Rowers in Dubai greeted by pod of 100 dolphins off Kite Beach

Trans-Pacific rowing team hail rare sight during early morning training session

The rowers enjoy watching the dolphins during a training session for a trans-Pacific race. Photo: Brothers n Oars Pacific 2023 / Instagram
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A team of rowers training to cross the Pacific in June were treated to a rare sight as a pod of more than 100 dolphins joined them during an early morning training session off Kite Beach in Dubai.

The team of Paris Norriss, Barney Lewis, Oliver Amos and Harry Amos plan to row 4,500km unassisted from California to Hawaii, one of the toughest challenges on the planet.

While dolphins and other marine life will become a daily feature of their Herculean challenge next year, it is unusual to see such a big pod in Dubai.

A video posted on Instagram showed the animals swimming up to the team's boat to investigate.

“This morning's early rowing session for our training to cross the Pacific Ocean was pleasantly joined by a giant pod of dolphins just off the coast from Kite Beach in Dubai," the caption said.

“We spotted over a hundred and they seemed fascinated with our boat and decided to join us in our training, by adding some dolphin acrobatics. It certainly started our day off with a smile.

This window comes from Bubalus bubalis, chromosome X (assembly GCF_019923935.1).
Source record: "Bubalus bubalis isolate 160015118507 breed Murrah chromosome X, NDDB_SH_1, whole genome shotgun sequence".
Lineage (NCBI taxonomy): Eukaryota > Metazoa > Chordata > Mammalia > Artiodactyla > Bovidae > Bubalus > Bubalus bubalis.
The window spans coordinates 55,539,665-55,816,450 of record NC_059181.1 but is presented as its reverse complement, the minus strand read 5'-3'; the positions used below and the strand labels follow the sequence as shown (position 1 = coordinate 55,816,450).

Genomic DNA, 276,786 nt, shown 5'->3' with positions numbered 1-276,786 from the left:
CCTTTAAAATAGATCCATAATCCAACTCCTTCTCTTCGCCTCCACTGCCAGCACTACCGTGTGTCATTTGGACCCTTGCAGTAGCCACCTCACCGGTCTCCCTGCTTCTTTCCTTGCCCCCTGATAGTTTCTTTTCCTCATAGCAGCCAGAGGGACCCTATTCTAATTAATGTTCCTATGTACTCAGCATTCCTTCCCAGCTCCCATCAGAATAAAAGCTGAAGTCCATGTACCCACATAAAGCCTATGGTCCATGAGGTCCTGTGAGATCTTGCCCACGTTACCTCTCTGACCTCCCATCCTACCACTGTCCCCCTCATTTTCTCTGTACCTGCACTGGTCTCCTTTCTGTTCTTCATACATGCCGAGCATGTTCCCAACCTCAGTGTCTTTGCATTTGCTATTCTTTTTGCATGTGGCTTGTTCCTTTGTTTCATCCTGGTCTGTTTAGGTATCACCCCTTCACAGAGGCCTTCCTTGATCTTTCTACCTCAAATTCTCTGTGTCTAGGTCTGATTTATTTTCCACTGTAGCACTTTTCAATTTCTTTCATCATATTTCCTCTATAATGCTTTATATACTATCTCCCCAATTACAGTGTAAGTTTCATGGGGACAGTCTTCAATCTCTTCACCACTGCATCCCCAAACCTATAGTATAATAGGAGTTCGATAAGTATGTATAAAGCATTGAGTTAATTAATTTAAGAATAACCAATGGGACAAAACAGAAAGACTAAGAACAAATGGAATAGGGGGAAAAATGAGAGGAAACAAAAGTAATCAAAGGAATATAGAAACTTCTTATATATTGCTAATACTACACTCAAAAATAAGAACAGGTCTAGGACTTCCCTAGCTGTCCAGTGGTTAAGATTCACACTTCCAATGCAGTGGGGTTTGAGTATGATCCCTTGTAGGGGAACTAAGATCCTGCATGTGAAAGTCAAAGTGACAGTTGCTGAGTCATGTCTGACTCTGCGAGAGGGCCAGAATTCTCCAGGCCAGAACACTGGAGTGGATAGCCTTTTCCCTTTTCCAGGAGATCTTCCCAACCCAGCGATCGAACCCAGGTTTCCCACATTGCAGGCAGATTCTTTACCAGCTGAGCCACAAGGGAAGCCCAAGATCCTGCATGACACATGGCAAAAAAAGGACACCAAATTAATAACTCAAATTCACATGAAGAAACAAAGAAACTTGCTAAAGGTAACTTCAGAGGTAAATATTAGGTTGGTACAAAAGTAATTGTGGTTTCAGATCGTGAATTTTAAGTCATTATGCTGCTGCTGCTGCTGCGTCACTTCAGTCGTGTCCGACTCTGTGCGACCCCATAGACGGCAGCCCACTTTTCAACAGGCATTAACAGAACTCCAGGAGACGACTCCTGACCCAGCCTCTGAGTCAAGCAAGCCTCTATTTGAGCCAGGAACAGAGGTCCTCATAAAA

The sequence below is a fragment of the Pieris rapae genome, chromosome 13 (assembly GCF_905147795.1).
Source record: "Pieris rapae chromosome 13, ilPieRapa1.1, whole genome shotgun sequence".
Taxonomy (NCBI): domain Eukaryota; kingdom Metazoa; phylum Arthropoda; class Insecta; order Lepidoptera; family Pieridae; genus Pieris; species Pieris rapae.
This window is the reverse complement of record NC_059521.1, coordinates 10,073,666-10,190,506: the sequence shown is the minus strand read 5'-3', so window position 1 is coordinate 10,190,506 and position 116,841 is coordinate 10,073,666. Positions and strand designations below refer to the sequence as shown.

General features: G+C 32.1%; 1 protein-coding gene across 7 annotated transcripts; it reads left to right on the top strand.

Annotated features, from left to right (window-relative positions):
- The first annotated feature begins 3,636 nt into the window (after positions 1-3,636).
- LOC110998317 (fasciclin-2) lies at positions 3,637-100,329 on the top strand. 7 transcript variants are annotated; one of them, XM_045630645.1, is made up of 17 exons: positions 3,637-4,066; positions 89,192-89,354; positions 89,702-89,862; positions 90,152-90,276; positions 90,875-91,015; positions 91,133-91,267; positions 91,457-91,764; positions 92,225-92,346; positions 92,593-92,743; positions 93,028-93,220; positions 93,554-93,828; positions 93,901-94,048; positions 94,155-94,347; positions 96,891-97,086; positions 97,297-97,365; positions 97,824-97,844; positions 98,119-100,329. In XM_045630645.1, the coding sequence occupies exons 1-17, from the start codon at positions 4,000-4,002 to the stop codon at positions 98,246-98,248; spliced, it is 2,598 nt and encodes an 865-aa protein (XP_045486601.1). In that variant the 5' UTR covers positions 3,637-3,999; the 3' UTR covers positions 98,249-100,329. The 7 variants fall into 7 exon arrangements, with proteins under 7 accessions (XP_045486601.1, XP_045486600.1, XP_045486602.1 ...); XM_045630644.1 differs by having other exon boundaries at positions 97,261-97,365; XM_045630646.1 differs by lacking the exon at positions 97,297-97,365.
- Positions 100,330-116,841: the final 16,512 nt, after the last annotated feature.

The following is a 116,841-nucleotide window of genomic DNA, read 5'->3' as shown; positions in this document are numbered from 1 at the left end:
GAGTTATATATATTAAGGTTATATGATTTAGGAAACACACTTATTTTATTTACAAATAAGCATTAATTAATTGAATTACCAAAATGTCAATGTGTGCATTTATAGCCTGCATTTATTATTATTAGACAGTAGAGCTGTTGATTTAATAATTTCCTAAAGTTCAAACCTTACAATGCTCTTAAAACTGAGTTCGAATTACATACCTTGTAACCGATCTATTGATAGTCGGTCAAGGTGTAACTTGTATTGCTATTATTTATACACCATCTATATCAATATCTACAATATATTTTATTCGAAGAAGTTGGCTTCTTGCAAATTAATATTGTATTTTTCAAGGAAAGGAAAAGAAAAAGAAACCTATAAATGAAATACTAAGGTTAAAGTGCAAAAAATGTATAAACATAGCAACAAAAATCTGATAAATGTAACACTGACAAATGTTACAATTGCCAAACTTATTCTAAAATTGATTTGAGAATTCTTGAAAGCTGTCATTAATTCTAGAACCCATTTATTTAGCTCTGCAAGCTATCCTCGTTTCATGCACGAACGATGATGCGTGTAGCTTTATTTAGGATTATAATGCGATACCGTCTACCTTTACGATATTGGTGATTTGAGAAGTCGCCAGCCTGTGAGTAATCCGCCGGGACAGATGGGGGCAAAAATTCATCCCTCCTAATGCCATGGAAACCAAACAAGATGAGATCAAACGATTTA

“We are now in full training for our challenge to row across the Pacific Ocean in June.

“Our boat arrived in Dubai last week and we will be training here until we depart in June.

“The crossing is expected to take us 40 days.”

Mr Norriss is a British adventurer who hosts TV adventure show Guy in Dubai, while Mr Lewis is a marathon runner who works as a consultant in London.

The other rowers taking part in the challenge are brothers Oliver and Harry Amos. Harry is a former British Army captain who served two tours in Afghanistan.

During their Pacific challenge, the team will endure sleep deprivation, physical and mental fatigue, salt sores and weight loss.

They will be monitored 24 hours a day by safety teams and race directors to assist in weather routing during their challenge.

The men's world record for the Great Pacific Race is 30 days, seven hours and 30 minutes. In July, an all-women rowing team set a world record crossing from California to Hawaii in 34 days, 14 hours and 11 minutes.

Updated: December 08, 2022, 12:10 PM